Irate supporters of the Black First Land First (BLF) movement continued to threaten and insult journalists and political figures at the Johannesburg high court on Friday, shortly after an interdict was granted to the South African National Editors' Forum (Sanef) against BLF.
Acting Judge Corrie van der Westhuizen ruled that BLF members may not intimidate or assault journalists, or go to their homes. But shortly after the judgment was handed down, Cope leader Mosiuoa Lekota was among the journalists, editors and political figures harassed while briefing the media on the "win for press freedom".
Two BLF supporters outside the court yelled at Lekota, accusing him of being a "sellout to white interests" and a liar. A crowd joined in, shouting: "Lekota sellout!" Attempting to move away so the media could hear him speak, BLF supporters continued to follow him and drown out his speech.
'Where is SAPS? We are being intimidated right now!'
Addressing the press shortly afterwards, political analyst -- and an applicant in the case against BLF -- Karima Brown said, "We've just been handed an interdict that is supposed to protect us from intimidation. We are being intimidated as we speak and the police are not here. This is exactly what happened outside Peter Bruce's house".
Sanef deputy chairperson Katy Katopodis added, "It's also exactly what has just happened outside the courtroom." Katopodis told HuffPost SA that "the reality is that the moment the judge granted the interdict, just a few minutes after that, the BLF started hurling abuse, threatening and intimidating us, our colleagues and the chairperson of Sanef, Mahlatse Gallens," she said.
"That is unacceptable, it is in contravention of this court order. So the big question is, where is the SAPS to arrest them?"
Gallens told members of the press outside the courthouse that "the court judgment was very clear. The judge ruled in our favour and ordered that the BLF has to denounce violence on its website within 12 hours. It's unfortunate that within minutes of the judgment we had our reporters, editors, commentators being insulted, harassed and intimidated by the BLF."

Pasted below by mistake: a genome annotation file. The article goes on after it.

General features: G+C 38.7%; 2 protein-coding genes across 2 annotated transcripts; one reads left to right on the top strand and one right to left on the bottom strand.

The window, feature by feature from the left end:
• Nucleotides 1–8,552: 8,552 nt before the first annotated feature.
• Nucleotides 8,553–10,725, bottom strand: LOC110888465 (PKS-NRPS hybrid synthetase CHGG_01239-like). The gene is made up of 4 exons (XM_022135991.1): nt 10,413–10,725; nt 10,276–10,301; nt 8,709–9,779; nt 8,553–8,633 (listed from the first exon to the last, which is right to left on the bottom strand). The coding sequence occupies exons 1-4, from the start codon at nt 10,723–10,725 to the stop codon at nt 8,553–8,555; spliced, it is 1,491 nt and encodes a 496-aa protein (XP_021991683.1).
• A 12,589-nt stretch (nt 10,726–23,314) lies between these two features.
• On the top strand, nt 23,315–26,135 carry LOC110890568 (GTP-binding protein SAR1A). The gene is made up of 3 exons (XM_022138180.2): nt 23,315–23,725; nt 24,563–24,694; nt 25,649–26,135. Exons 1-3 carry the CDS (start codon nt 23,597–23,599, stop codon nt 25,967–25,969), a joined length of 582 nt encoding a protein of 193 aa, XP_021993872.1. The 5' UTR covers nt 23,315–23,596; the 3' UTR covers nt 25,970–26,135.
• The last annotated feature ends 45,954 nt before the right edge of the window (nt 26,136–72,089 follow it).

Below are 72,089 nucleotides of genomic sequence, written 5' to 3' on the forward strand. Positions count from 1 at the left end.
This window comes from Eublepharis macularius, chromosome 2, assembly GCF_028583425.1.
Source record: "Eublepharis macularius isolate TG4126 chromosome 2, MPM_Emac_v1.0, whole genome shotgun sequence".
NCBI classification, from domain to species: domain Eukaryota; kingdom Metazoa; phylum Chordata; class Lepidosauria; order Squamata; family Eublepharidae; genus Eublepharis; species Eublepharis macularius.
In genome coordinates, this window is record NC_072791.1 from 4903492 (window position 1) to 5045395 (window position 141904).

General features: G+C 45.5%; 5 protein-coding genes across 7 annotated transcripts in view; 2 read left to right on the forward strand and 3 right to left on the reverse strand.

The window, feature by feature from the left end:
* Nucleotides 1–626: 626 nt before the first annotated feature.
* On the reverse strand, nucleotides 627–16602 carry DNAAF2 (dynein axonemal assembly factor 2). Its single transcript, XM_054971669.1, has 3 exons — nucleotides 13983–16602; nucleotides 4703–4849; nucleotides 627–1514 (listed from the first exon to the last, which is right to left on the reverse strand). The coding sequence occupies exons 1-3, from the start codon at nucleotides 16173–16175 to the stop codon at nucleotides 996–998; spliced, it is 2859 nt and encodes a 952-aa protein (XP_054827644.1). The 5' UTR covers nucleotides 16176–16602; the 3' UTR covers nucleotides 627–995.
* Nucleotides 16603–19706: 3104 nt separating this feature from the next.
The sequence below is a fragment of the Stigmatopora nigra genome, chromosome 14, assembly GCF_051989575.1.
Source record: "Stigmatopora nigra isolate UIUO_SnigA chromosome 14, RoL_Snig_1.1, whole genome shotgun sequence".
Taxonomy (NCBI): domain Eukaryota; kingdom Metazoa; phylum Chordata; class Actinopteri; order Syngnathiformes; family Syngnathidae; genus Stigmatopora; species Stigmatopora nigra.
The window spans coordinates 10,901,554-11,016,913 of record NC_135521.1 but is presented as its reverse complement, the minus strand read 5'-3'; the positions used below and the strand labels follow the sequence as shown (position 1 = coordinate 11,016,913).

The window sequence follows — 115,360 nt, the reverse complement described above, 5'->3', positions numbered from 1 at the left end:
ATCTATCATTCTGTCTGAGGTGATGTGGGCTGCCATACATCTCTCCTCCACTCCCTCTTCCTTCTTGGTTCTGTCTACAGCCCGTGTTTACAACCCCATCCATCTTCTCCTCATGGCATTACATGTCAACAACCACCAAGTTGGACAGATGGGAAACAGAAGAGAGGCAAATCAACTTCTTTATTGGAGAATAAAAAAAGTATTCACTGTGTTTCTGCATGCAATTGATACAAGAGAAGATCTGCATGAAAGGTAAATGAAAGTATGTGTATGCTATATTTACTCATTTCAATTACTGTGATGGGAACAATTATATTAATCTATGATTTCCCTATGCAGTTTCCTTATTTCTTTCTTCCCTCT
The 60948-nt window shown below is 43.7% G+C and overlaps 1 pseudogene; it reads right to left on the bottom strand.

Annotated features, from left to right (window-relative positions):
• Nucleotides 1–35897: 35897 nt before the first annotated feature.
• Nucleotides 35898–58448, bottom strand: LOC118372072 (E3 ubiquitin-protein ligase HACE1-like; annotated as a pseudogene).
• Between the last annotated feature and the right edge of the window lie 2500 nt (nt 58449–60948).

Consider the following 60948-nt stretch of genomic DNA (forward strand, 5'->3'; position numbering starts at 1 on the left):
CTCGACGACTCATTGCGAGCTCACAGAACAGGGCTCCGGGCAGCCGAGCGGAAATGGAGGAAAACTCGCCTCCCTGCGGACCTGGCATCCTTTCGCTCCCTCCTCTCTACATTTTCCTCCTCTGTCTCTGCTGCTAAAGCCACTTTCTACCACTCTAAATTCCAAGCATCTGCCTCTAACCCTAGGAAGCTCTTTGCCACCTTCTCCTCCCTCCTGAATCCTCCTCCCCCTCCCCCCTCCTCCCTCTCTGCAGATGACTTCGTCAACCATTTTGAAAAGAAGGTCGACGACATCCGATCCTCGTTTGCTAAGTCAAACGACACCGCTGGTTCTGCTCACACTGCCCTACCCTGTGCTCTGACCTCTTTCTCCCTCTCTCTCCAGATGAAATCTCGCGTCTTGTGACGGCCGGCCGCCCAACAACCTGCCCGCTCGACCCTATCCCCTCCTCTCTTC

Gallens said the police need to take action as the applicants had taken the matter as far as they could, "which is to bring it to court... to uphold the rule of law and defend the right of journalists to do their work," she said.
The case was also about "every South Africans' individual rights", she said. "Media freedom speaks to the public's right to know, and what BLF is trying to do is to silence the media so that the public doesn't know. They've specifically targeted journalists that have done in-depth reporting on allegations of corruption and state capture, all in an attempt to threaten and intimidate them," she said.
BLF is not deterred, says Mngxitama
BLF leader Andile Mngxitama said moments after the court judgment that the BLF would continue to protest against "racist whites".
"This judge just gave them whatever they wanted. BLF is not a criminal organisation. We are fighting criminality. Racism is the number one crime in this country. Racism is harassment and intimidation. So we have no problem to write a statement to claim we are fighting criminality expressed as racism.
"Nobody has the right to be racist. Peter Bruce, Alec Hogg, all of those white journalists we mentioned have no right to be racists," he said. "If they are going to write any racist material, we are going to protest against them, let's be absolutely clear.
"Any white racist journalist who believes this judgment means they can be racist is wrong. They are mistaken and misled. We as BLF shall deal with acts of racism."
"We are going to monitor these white journalists. Should they write any racist material, we are going to exercise our right to protest and to protest against them. We won't be deterred," he said. Mngxitama said they still wouldn't protest against black journalists as they are experiencing identity crises and "believe they are white".
Van der Westhuizen said in his judgement: "The life of a journalist is not easy. The profession of a journalist, and in particular that of an investigative journalist, is seldom appreciated. More than often it is criticised. The public often frowns upon the reporting of a journalist. His or her actions are continuously subjected to criticism or alleged bias or sensation. Seldom a word of gratitude is expressed."